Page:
I love suspense thrillers – really, if I’m being honest, they’re my favorite kind of book. I love to tuck into a good mystery or a nonfiction book about a topic I love but, at the end of the day, it’s suspense thrillers I go back to when I want to get lost in a book. They’re fast-paced, plot focused, and have just the right amount of tension to keep you up reading into the wee hours of the night. The problem, of course, when you read a lot of books in the same genre back to back is that the plot lines start to feel… old. Nothing is fresh. The “surprise twists” start to be come predictable, the characters do exactly what you expect them to do, and the bad guys all have the same motive. If you’re lucky, the writing sets some apart from others, or maybe some exotic locales can serve to add a dash of something new.
That’s why, after reading Emma in the Night, I realized that I had lucked into something great.
The story starts with a bang, as 18-year-old Cass Tanner knocks on her family’s front door late one night. Cass has been missing and presumed dead, along with her older sister Emma, after they both disappeared one night three years prior. As family and investigators gather around her to hear her account of what happened that night, Cass begins to tell her story – a story that involves a baby and an escape from an island where she and Emma were being held captive. The forensic psychologist assigned to the case of the missing sisters, Dr. Abby Winter, is suspicious of how polished Cass’ story seems to be, as she has long believed something else was going on in the Tanner household when the girls disappeared. In alternating chapters, Cass tells investigators how to find her sister while Abby seeks to discover what, if anything, Cass feels she still needs to hide.
The multiple POV style seems to be gaining popularity in the genre and sometimes it feels overused but here it was executed perfectly. You get to hear Cass’ inner thoughts as she narrates her story for her audience, all the while following Abby as she becomes increasingly emotionally invested in the case and begins to see herself and her family in Cass’. As the book goes on both characters become *less* reliable, leaving you on unstable footing as a reader. For a less talented writer this could cause the characters to seem inauthentic or less sympathetic, but in Walker’s skilled hand this feels more like two sincere people who cannot both possibly be telling the truth. The narration unspools like this gradually until you suddenly realize that you don’t know what has been the truth and what has been a lie. Small revelations appear at just the right time, hinting at something larger that dances just out of view of the reader. When the truth comes out, it’s jaw dropping. In most of my reading I can say that I saw bits of the ending coming even if I didn’t actually guess the entirety of the outcome. With this one I was completely blindsided and couldn’t have been happier to have been so surprised. It was entirely satisfying, especially because the book stayed strongly character driven throughout.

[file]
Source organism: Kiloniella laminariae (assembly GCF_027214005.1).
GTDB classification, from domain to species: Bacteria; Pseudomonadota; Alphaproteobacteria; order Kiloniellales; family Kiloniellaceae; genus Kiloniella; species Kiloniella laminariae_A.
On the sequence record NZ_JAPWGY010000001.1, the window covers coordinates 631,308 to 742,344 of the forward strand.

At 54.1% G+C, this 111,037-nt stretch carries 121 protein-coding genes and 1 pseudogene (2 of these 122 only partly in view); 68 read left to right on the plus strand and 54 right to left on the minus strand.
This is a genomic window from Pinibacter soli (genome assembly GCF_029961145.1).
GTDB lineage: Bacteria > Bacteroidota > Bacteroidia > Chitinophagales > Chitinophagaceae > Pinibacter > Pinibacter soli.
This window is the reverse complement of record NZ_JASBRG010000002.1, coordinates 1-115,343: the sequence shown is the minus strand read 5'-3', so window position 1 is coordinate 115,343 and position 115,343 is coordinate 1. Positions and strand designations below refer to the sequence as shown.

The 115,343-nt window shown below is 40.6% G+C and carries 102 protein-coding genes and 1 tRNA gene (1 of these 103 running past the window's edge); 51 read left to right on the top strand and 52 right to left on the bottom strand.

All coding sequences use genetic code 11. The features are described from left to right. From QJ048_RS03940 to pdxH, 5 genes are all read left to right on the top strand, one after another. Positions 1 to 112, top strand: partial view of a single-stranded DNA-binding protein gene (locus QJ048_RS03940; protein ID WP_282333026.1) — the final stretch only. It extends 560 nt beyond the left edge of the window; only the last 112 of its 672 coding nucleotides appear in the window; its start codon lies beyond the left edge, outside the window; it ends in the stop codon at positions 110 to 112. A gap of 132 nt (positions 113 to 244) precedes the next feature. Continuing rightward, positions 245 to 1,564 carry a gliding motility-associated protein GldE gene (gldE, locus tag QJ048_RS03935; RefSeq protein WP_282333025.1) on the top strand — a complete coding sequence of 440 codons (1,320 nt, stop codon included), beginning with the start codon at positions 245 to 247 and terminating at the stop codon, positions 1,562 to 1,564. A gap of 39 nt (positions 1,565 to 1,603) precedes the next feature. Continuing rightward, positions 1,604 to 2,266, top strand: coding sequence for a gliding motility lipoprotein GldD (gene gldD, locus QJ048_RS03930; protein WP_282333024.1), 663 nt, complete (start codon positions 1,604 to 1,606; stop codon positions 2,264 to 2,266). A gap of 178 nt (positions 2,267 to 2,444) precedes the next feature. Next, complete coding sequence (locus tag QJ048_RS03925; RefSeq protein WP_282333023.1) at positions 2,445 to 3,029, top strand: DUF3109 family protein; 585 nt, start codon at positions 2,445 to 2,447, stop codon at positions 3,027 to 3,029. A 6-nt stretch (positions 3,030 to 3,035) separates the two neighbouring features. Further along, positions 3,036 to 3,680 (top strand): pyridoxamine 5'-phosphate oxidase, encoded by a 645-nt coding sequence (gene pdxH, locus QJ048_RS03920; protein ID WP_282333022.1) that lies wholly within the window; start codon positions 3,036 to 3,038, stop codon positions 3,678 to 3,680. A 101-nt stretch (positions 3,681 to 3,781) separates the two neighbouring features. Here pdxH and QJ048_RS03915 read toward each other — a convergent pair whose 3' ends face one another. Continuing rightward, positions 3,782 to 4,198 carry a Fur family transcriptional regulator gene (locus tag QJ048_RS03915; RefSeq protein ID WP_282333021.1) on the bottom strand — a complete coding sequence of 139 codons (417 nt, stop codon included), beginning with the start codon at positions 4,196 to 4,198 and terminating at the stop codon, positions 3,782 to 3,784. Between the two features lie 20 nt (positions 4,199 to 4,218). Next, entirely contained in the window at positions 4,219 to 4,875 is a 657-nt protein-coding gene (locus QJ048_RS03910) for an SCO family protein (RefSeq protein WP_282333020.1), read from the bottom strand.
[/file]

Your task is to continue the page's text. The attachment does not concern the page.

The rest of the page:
My only real criticism of this novel is that some of the mental illness suffered by the characters was dealt with in a heavy-handed way. I think most readers would recognize the problems this family was facing without it being spelled out so directly and it felt a bit like a “tell” rather than a “show” by the author. However it was such a small problem that the rest of the novel’s strengths more than made up for this flaw.
To find a thriller that examines mental illness and it’s devastating effects on a family while also maintaining a strong pace and compelling characters is a treat. This is a novel I highly recommend.
For more great reviews this month, check out Barrie’s Blog!
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